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Esperanto: Affixes

Greyed suffixes are unofficial


bo- related by marriage, in-law
bopatrino, mother-in-law
bofrato, brother-in-law
bon- good (not strictly a prefix, but very common)
bongusta, delicious;
bonveni, welcome.
dis- separated, scattered
disfali, fall to pieces;
dissendi, broadcast
ek- sudden or momentary action
ekvidi, catch sight of;
ekbrili, flash
eks- ex-, former
eksedzino, ex-wife
eksestro, ex-boss
fi- lacking morally, perverse
fihomo, scoundrel;
filibro, porno book
ge- male and female together
gepatroj, parents;
gesinjoroj, Mr. and Mrs.
mal- opposite
malbona, bad;
malpura, dirty;
malami, hate
mis- wrongly, in error
misuzi, abuse;
miskompreni, misunderstand
pra- ancient, German Ur-
pratempo, days of yore;
praarbaro, ancient forest
◊ also means great in relational names
praavo, great-grandfather
re- again, once more
reveni, come again, return;
redoni, give back
retro- backward
retroiri, go backward;
retrotreni, drag backward

ge- is defined with the plural. Occasionally, however, it is used in the singular for either one of a couple: gepatro, parent; geedzo, spouse; gefrato, sibling.

mal- is the most useful of Esperanto's affixes. However, mal- is not without its problems:

  1. it tends to make words too long;
  2. it makes sentences monotonous; and
  3. it tends to get hidden in speech, since it is never accented in a word.

These problems have been known even to Zamenhof himself. Thus you will often find substitute opposites, usually in poetry. lanta = malrapida. A few have even made it into the official vocabulary (fini = malkomenci, morto = malvivo, milda = malsovaĝa).

sti(f)-, a prefix for relation by marriage but not by blood, never caught on: stipatro, stepfather; stifilino, stepdaughter.


-aĉcontemptible, worthy of dislike
homaĉo, jerk;
domaĉo, shack
-adaction (for nouns)
movado, movement;
kurado, running;
-adcontinuous action (for verbs)
movadi, to keep on moving;
kuradi, keep running
novaĵo, novelty;
bonaĵo, a good, benefit;
mangaĵo, food;
acetaĵo, purchase;
◊ also used for meat from a food animal:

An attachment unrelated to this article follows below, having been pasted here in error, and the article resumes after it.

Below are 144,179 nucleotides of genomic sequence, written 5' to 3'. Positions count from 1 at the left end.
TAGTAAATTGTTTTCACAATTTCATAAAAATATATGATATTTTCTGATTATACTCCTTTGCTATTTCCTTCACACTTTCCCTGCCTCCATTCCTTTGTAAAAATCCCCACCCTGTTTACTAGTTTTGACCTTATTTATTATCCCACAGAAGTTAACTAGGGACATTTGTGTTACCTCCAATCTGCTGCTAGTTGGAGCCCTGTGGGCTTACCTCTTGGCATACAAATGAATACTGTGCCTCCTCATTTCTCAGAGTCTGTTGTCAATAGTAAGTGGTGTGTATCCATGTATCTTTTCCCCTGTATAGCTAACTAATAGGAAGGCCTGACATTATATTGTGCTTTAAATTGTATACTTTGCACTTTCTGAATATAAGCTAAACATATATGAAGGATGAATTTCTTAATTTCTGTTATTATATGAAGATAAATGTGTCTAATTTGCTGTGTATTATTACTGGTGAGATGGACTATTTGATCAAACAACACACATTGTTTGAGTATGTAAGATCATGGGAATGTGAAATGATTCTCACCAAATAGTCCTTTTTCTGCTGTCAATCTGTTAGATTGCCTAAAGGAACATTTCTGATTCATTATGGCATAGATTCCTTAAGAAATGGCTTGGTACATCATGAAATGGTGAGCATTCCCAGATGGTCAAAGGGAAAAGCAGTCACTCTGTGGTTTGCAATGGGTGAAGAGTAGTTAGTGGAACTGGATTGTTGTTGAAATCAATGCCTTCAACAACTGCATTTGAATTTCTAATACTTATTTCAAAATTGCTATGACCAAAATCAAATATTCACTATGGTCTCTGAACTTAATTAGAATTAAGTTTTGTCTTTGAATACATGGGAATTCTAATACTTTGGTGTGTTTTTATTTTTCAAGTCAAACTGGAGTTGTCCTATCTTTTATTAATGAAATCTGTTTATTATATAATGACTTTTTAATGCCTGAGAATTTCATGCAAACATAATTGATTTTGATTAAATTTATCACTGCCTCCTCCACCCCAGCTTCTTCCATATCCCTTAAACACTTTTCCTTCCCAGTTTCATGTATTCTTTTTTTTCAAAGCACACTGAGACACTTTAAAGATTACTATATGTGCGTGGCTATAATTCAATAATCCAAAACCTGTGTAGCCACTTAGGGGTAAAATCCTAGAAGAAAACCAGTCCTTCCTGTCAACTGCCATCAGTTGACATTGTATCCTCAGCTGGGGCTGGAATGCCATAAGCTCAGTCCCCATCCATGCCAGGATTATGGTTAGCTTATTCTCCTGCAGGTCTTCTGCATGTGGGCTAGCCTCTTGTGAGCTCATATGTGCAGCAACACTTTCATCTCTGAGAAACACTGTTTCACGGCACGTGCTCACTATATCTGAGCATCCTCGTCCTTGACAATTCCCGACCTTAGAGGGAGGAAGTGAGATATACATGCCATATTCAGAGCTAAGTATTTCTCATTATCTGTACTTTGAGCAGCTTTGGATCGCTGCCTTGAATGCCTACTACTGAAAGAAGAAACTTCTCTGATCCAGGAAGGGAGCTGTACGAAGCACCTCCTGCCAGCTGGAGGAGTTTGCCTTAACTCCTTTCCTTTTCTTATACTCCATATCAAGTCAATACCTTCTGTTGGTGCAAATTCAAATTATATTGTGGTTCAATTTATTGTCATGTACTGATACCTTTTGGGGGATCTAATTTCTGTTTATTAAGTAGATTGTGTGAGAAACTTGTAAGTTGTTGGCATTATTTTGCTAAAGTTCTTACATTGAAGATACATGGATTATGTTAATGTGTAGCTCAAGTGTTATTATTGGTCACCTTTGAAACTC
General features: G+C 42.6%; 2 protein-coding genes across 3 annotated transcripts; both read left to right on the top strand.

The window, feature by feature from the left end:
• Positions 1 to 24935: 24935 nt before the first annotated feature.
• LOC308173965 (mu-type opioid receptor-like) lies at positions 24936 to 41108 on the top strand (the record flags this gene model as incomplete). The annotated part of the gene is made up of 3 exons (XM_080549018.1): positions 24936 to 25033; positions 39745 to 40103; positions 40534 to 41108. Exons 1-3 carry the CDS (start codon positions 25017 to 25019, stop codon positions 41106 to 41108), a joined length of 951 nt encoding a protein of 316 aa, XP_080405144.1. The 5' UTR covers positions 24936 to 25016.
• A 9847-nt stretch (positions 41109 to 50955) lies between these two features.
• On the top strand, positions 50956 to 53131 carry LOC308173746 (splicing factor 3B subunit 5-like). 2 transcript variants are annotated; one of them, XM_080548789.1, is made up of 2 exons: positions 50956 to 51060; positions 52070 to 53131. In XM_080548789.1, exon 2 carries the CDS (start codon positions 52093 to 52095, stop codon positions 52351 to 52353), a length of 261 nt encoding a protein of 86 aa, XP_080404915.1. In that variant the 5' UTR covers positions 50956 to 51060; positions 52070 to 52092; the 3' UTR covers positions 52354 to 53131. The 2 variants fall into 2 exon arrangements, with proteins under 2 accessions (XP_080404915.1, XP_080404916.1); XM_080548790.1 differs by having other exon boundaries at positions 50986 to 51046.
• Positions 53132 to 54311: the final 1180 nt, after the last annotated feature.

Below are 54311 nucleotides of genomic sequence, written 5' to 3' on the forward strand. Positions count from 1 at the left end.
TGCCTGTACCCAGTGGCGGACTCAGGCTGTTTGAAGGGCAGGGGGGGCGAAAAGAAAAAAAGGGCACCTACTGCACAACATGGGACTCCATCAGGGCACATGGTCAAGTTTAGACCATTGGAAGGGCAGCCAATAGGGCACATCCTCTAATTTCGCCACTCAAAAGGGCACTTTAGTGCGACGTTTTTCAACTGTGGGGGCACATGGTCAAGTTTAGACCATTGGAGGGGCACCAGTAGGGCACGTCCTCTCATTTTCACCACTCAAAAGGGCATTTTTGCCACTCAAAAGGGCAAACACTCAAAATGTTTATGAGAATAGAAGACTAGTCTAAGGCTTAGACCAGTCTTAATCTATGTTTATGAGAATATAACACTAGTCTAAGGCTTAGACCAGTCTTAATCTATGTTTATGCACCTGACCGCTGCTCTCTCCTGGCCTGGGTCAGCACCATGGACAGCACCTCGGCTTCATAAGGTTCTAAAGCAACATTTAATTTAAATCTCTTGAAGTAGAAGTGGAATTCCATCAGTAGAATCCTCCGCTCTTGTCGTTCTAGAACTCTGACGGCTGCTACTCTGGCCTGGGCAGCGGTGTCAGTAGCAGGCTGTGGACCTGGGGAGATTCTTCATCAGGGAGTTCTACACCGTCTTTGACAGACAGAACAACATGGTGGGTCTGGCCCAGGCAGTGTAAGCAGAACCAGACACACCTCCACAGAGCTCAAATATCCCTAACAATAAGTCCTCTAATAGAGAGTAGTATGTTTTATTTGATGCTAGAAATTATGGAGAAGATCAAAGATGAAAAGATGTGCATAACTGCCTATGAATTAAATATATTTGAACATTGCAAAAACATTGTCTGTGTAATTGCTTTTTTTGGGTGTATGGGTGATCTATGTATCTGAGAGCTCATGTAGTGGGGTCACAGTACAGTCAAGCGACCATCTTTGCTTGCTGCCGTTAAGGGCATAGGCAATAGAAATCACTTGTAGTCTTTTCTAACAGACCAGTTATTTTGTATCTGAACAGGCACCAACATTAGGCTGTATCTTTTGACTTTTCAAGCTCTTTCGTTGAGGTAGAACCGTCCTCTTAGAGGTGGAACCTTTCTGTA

bovaĵo, beef;
porkaĵo, pork;
fisaĵo, fish.
urbano, citizen; vilaĝano, villager;
Usonano, American; Aziano, Asian;
kristano, Christian; islamano, Muslim
-arcollective, set
arbaro, forest;
libraro, set of books;
homaro, humanity
-atormachine (like -il but larger and more complex)
lavatoro, washing machine;
kalkulatoro, (tabletop) calculator
videbla, visible;
legebla, legible
amikeco, friendship;
boneco, goodness
bonega, excellent;
varmega, hot;
domego, mansion
lernejo, school;
poŝtejo, post office;
kafejo, café
parolema, talkative;
amena, affectionate
-endwhich must be
pagenda, payable, due;
farenda, which must be done
-eritem out of collective
pluvero, raindrop;
monero, coin;
ĉenero, link
urbestro, mayor;
lernejestro, principal
dometo, cottage;
varmeta, lukewarm;
ŝtoneto, pebble
homiĉo, man;
boviĉo, bull
katido, kitten;
bovido, calf
-igcausing to be
sciigi, make known;
bruligi, set on fire;
blankigi, bleach
sciiĝi, become known;
sidiĝi, sit down;
ruĝiĝi, become red, blush;
◊ also works as a conversational passive:
Tiu pagiĝis, that was paid for.
tranĉilo, knife;
ludilo, toy;
televidilo, television set
-indworthy of
aminda, loveable;
laŭdinda, praiseworthy
-ingholder at one end
kandelingo, candlestick;
konektingo, socket
homino, woman;
bovino, cow
-ismmovement or principle
e.g., komunismo, socialismo, kristanismo
kuracisto, physician;
instruisto, teacher
-ivable to (= -ipov)
legiva, literate;
bruliva, combustible
monujo, purse;
abelujo, beehive;
salujo, saltshaker;
lavujo, sink;
banujo, bathtub;
pistujo, mortar;
◊ Also used to indicate many Eurasian countries:
Francujo, France;
Arabujo, Arabia;
Japanujo, Japan
junulo, youth;
mamulo, mammal;
aliulo, someone else
-um'stop-gap' suffix
gustumi, taste (s-th);
komunumo, fellowship;
plenumi, fulfill
-ĉjmasculine nickname
Anĉjo, Andy;
Viĉjo, Bill;
Roĉjo, Bob
-njfeminine nickname
Elinjo, Liz;
Kanjo, Kate;
Tinjo, Tina

Written by Andy West on 26 July 2009.